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Oliphant, Elmer Q. (1892-1975) | Purdue University Libraries, Archives and Special Collections

Name: Oliphant, Elmer Q. (1892-1975)
Fuller Form: Elmer Quillen Oliphant


Historical Note:

Elmer Q. Oliphant was born July 9, 1892 in Bloomfield, Indiana to Marion Elsworth Oliphant and Alice Quillen Oliphant. He graduated from Linton High School in 1910.

 

He entered Purdue University, but not on a scholarship. Instead he waited tables, carried laundry, stoked furnaces, and sold shoes to earn his way. He continued to develop strength and toughness by working as a coal miner during his summer vacations. An end as a freshman, he was starting halfback for his final three seasons at the school and distinguished himself as a runner and kicker. In one game, he single-handedly beat Wisconsin by kicking a game winning field goal with a broken ankle to give the Boilermakers a 3-0 victory and then fainted in pain. Only 5' 7" and 174 pounds he belied his build with outstanding speed and power. In football, he helped turn Purdue from a traditional doormat into a winning team.

 

At Purdue he earned 7 varsity letters in football, basketball, baseball and track. He was the first Purdue man to letter in four major sports. He received a Bachelor of Science degree in Mechanical Engineering in 1914. An excellent student, he received an appointment to the United States Military Academy at West Point upon his graduation. At West Point, he earned four varsity letters in baseball, three in football, three in basketball, and one in track and field. He established a world record in the 220-yard low hurdles on grass. He was the only cadet athlete to letter in four major sports and it required a special act of the Athletic Council to design a suitable varsity letter containing a gold star and three stripes for him. Back at the turn of the last century, the criteria to receive a letter was very strict. He also monogrammed in hockey, boxing and swimming which meant that he wasn't able to participate fully in those sports but was recognized. At that, he is listed as a Champion Boxer in the Corps of Cadets.

 

He still holds records that have never been broken. He has the individual record for scoring in a single game at Purdue which was for 43 points in 1912. At West Point he is the season leader with 125 points in 1917 and an individual record 45 points in 1916. During his college career, he scored 135 points at Purdue and 289 points at West Point and is identified as one of the greatest scorers in collegiate history.

 

During his college career, he was two-time All-American in Basketball, two-time All-American in Football, two-time All-Western which is now The Big Ten, and was named to the All-Time All-American Team by legendary Notre Dame coach, Knute Rockne. Of all of his awards, that was the one which he was most proud. While at West Point he won the Army Athletic Association Trophy. 2004 was the 100th year the trophy was given. He also won the Edgerton Saber as football captain and the Athletic Association Saber as the outstanding athlete. Forty-four years after he left Indiana, the Helms Foundation asked sports writers and experts to select Indiana's Finest Amateur Athlete and Oliphant was selected.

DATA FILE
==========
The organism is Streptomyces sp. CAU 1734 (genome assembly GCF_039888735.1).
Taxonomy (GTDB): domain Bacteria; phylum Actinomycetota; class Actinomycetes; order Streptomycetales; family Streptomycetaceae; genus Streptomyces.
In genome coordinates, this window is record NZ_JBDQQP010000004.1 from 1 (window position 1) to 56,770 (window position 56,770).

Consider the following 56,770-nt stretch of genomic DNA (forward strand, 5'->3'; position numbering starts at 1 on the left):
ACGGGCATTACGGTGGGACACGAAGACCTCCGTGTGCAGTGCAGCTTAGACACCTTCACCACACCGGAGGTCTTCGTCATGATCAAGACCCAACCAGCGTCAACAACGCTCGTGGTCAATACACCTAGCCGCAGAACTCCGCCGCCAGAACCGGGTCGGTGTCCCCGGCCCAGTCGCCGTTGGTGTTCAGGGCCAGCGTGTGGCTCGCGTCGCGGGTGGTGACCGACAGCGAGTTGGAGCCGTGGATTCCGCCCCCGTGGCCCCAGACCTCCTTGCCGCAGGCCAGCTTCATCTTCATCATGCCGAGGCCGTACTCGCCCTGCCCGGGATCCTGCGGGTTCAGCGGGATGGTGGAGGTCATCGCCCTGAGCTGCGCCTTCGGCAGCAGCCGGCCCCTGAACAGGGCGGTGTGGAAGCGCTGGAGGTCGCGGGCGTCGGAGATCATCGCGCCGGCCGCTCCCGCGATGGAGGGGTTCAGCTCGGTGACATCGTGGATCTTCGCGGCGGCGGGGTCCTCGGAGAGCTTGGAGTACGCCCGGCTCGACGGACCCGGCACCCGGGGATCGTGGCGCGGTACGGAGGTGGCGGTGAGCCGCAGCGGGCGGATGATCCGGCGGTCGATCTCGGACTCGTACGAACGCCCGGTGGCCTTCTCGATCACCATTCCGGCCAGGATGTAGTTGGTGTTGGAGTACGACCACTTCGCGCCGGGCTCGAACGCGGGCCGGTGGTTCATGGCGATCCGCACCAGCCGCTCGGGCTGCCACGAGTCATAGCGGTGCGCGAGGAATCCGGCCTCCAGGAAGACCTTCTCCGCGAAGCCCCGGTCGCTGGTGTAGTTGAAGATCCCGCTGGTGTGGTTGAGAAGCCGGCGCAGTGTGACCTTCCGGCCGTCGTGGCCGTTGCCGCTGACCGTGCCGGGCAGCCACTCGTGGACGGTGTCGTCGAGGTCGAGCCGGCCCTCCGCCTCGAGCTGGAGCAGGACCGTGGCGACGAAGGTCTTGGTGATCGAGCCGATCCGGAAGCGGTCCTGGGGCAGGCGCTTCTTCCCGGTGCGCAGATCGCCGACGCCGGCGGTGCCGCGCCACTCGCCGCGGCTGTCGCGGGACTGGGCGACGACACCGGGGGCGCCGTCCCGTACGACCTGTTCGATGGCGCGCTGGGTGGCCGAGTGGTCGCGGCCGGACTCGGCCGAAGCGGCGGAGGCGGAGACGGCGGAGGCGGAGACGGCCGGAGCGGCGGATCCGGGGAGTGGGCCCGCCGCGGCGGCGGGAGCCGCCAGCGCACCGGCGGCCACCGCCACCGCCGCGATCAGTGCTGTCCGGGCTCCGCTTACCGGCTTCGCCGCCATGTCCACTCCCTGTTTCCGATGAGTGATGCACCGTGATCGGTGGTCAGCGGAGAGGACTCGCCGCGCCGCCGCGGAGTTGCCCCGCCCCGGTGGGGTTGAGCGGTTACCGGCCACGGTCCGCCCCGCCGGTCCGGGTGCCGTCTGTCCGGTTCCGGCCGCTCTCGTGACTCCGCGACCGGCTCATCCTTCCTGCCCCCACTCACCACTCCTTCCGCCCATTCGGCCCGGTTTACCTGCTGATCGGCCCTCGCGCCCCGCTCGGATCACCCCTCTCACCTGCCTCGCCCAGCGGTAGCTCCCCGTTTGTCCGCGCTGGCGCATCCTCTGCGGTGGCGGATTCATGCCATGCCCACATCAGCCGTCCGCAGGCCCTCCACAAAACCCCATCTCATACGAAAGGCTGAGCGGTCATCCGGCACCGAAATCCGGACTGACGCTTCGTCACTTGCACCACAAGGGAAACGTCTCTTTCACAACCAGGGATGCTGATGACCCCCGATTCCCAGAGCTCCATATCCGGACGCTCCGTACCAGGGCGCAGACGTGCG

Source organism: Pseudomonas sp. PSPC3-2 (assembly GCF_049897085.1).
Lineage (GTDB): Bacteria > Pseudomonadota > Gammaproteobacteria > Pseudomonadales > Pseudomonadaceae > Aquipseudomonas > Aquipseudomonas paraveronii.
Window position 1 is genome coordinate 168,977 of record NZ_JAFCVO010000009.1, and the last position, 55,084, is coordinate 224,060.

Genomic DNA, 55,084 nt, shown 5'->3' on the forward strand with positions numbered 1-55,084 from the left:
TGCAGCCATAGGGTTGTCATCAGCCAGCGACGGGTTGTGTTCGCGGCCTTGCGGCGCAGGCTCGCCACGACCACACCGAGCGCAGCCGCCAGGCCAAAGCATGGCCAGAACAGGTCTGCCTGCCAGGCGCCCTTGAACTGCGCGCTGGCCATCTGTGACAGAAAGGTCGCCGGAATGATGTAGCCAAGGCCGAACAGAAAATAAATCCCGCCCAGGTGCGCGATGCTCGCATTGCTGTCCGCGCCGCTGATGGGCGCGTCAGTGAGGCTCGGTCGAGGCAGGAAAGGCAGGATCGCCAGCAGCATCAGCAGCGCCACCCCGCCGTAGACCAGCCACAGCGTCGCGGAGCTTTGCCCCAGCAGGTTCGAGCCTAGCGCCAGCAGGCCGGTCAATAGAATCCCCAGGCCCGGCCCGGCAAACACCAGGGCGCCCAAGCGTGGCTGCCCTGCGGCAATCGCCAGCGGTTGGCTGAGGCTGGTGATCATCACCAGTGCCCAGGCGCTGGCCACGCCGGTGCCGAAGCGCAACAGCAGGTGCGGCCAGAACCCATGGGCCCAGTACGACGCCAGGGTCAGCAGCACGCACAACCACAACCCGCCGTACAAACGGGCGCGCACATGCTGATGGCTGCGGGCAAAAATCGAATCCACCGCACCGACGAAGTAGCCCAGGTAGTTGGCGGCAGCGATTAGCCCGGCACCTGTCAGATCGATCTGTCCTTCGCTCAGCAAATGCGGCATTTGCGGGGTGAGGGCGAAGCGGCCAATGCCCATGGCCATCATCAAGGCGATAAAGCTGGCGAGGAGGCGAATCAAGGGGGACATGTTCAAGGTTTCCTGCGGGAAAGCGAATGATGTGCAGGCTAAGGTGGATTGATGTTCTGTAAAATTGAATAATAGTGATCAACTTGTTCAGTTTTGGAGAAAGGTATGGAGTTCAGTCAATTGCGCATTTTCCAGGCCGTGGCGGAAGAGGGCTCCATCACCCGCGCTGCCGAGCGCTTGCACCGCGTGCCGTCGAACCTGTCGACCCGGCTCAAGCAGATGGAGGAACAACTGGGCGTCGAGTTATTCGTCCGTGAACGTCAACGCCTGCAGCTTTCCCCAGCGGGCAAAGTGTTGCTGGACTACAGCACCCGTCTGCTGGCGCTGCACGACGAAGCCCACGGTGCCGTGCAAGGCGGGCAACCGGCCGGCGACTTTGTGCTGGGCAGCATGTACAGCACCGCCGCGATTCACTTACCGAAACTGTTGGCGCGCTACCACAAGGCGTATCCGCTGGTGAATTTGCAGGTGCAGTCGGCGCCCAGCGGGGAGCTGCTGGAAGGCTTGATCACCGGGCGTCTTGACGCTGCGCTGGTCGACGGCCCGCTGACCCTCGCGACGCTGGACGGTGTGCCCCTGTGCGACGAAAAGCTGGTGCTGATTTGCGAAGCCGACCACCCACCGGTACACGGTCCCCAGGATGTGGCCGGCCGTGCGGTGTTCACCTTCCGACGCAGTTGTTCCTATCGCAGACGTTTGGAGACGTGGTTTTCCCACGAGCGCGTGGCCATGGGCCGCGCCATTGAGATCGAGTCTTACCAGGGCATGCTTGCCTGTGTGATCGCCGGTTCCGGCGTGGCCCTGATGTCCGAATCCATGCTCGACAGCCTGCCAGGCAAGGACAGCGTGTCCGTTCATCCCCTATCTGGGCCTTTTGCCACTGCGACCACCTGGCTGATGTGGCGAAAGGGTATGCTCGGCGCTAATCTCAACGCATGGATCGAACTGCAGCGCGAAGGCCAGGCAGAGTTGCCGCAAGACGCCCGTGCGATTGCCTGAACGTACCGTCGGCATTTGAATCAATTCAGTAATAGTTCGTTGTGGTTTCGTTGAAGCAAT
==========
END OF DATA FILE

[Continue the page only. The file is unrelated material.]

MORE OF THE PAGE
He has been inducted into eight Halls of Fame. The most recent induction occurred on October 6, 2004. He was in the inaugural group of sixteen inducted into the Army Sports Hall of Fame. A color copy of the plaque is on display in the commons at Linton-Stockton High School. He was inducted into the Purdue Intercollegiate Athletics Hall of Fame, the Indiana Football Hall of Fame, the College Football Hall of Fame, Helms Athletic Foundation Hall of Fame, Kappa Sigma Hall of Fame, the National Football Foundation Hall of Fame and the National Football Hall of Fame.

 

World War I changed priorities at West Point and they reverted to purely military instruction during war time. He was in the Class of 1918. On graduation day, June 12, 1918, he married. While in military service at West Point in 1919, he invented the intramural sports system as we know it today. The idea was copied by the Naval Academy and was soon used in colleges and universities across the country. He served in the United States Cavalry for one year at Fort Sill in Oklahoma. He was appointed track instructor at West Point by Douglas MacArthur who was the Superintendent after returning from World War I.

 

Oliphant played for the Rochester Jeffersons and the Buffalo All-Americans in 1920 and 1921. They were some of the first members of what is now the NFL. After the 1921 season, Oliphant retired from active participation in sports and became an Amateur Athletic Union coach. He was instrumental in preparing American athletes for the 1924 Olympics in Paris, France.

 

In 1925, Oliphant joined Metropolitan Life Insurance Company. Through tremendous drive and ambition, he became one of the highest salaried executives and headed the group insurance division in the New York area. He retired in 1957 and passed away in 1975.

 

Although he is virtually forgotten today, he was known to every sports fan in the first quarter of the 20th century. There is a collegiate sports card with his picture, and a football themed comic book featured him. In the 100 Greatest Players of All Time (in an article that thanks the College Football Hall of Fame for their help), he is #78. From 1922 until 1980. Oliphant Field was the name of the athletic field (football and track area) at Linton-Stockton High School.

Sources: Elmer Quillen Oliphant, Sports Legend, written and compiled by Miss Dale Leslie French.





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